Technology Other News 28 Apr 2016 The dark link betwee ...

The dark link between elections apps and your personal data

DECCAN CHRONICLE.
Published Apr 28, 2016, 2:42 pm IST
Updated Apr 28, 2016, 2:51 pm IST
While most primary apps are unofficial and not affiliated to campaigns, some official apps are also prone to data exposure.
The use election-based apps can expose a lot of sensitive data to third-parties. (Representational image)
 The use election-based apps can expose a lot of sensitive data to third-parties. (Representational image)

Mumbai: In a recent study conducted by Symantec, it has been revealed that the number and use of election-based apps has increased significantly but the use these apps can expose a lot of sensitive data to third-parties.

According to data furnished by the security company, the apps have mainly gained popularity due to US presidential candidate Donald Trump. While most primary apps are unofficial and not affiliated to campaigns, even some of the official apps are prone to data exposure.

 

“We found by looking at two primary candidate apps using the Norton Mobile Security with Norton Mobile Insight app,” said Symantec.

While the focus over here is on presidential election-based apps in the US, there are possibilities that election-based app in other countries also face the same perilous risks.

As 2016’s presidential primaries have progressed, the number of presidential primary apps installed on mobile devices has grown considerably, becoming more prevalent than ever, said the security firm.  As of march 2016, close to 1,40,000 mobiles devices have presidential primary apps installed.

Increase in the use of election-based apps Increase in the use of election-based apps

The study also pointed out that Donald Trump apps are most prevalent, dominating all candidates with 75 per cent of presidential primary apps categorized under his name.

Donald Trump apps are most prevalent, dominating all candidates with 75 per cent of presidential primary apps. Donald Trump apps are most prevalent, dominating all candidates with 75 per cent of presidential primary apps.

Presidential or election-based apps leak data

While election apps continue to gain popularity, users should know that downloading election apps may be a quick way to surrender your sensitive data to unwanted ‘eavesdroppers’; especially when using the app on an unsecured WiFi connection.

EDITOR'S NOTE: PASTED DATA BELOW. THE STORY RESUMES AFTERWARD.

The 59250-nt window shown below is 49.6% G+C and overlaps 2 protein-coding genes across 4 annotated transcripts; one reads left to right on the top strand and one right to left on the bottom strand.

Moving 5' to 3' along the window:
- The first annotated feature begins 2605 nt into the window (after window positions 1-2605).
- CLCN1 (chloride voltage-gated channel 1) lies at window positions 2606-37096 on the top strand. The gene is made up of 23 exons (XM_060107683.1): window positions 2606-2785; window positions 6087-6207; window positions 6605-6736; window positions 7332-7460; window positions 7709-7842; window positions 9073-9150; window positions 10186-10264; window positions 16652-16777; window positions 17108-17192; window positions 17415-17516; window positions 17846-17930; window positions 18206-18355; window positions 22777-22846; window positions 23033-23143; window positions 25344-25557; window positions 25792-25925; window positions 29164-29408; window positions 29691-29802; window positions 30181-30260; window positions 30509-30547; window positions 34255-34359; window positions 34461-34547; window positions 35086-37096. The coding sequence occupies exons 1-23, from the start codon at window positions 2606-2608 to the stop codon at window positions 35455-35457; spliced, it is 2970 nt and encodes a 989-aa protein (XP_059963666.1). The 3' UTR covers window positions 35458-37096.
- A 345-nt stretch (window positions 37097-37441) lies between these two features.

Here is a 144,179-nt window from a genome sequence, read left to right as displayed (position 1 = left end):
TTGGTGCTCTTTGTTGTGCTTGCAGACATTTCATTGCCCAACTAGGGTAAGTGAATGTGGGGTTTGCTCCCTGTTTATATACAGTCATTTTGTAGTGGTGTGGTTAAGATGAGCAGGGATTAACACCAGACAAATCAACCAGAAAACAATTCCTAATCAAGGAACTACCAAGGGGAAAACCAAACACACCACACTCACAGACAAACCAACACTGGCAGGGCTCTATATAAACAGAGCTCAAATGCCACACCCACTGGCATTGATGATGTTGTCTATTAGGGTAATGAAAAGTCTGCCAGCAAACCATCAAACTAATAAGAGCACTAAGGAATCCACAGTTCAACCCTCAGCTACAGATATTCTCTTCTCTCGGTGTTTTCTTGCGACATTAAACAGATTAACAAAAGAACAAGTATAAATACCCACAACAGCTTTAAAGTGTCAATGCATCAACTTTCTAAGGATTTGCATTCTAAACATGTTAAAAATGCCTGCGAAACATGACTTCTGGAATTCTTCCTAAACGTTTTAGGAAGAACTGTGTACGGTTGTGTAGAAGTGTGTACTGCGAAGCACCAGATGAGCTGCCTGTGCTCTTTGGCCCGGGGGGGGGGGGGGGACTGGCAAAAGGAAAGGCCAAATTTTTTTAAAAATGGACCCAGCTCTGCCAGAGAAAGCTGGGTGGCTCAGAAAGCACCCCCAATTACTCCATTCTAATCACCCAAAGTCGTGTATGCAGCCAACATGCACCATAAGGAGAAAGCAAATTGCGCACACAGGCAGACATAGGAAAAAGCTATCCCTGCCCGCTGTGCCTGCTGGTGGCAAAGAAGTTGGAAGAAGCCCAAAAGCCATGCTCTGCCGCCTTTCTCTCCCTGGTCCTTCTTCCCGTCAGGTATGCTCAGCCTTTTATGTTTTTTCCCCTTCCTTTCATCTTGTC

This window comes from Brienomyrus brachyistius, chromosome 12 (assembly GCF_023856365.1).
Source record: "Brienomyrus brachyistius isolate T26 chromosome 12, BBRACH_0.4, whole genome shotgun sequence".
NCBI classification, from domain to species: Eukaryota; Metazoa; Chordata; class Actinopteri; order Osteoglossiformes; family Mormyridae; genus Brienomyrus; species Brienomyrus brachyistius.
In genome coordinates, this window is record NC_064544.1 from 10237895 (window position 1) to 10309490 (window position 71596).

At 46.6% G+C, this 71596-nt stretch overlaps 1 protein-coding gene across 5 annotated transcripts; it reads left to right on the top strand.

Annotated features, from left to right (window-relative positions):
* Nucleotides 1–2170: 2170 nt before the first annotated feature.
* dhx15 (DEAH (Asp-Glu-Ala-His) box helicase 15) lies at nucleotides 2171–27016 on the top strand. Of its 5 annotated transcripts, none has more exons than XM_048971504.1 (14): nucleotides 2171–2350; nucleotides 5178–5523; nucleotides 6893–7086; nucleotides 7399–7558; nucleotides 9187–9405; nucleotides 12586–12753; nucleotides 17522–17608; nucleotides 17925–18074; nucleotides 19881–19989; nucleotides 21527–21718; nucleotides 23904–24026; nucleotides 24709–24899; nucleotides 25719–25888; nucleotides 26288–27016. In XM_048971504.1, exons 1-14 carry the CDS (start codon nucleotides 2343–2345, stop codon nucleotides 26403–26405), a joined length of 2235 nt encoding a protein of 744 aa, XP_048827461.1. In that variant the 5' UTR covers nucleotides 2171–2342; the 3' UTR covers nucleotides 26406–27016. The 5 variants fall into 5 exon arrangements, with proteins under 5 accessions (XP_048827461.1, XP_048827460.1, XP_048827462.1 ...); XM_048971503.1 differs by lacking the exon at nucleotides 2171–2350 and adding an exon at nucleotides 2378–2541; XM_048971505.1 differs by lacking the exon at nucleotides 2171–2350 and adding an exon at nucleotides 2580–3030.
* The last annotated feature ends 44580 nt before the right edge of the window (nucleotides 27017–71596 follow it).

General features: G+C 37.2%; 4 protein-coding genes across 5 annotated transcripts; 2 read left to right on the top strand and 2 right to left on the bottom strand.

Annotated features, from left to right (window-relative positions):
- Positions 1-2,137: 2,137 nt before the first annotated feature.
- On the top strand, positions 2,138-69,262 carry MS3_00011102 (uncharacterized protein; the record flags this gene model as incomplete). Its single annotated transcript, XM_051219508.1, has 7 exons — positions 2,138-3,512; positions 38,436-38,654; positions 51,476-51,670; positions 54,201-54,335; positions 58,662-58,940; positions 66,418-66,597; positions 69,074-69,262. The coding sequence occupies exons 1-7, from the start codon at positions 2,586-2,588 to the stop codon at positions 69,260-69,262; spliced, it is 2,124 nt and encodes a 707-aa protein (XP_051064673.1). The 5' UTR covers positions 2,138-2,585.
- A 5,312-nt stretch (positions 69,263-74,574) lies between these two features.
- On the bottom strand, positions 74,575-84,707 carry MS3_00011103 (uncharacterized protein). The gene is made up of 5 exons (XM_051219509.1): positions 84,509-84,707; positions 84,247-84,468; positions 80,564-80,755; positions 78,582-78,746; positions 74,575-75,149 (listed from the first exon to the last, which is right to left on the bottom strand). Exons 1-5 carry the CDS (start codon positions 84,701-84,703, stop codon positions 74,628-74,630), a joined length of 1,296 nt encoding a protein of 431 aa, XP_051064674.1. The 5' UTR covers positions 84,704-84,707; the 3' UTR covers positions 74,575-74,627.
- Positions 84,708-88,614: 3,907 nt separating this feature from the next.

In the US, out of more than 1,200 presidential primary-related Android apps, more than 50 per cent of the apps exposed sensitive data such as mobile number, location, account details, other installed apps, device, SIM card, and even settings.

Sensitive data exposure observed by Norton Mobile Insight in presidential primary apps. Sensitive data exposure observed by Norton Mobile Insight in presidential primary apps.

“Of the most popular primary election apps we observed—those with more than 1 million downloads—nearly 25 percent were found to be exposing sensitive data,” said Symantec.

Official election apps expose sensitive data

The team at Norton Mobile Insight also found the official apps for John Kasich and Ted Cruz may expose sensitive data.

In the case of the official John Kasich 2016 mobile app, every app you have installed on your device and your location may be exposed, revealed the results.

Moreover, the official Ted Cruz "Cruz Crew" app, your mobile device details and unique IMSI identification may be exposed. As you can see, even officially released apps can put sensitive information at risk.

However, there are ways to protect your sensitive data from exposure. The security firm has advised users to only install apps from trusted sources and pay close attention to permissions that the apps request.

In case an app asks for personal information which you are not comfortable in sharing, just reject the request.

“Remember, before you download that presidential primary app, apps may gather a lot of information and may expose your data. Even official apps may expose sensitive data, so using protection will allow you to both be involved with the election process and keep sensitive data safe,” said the security firm.

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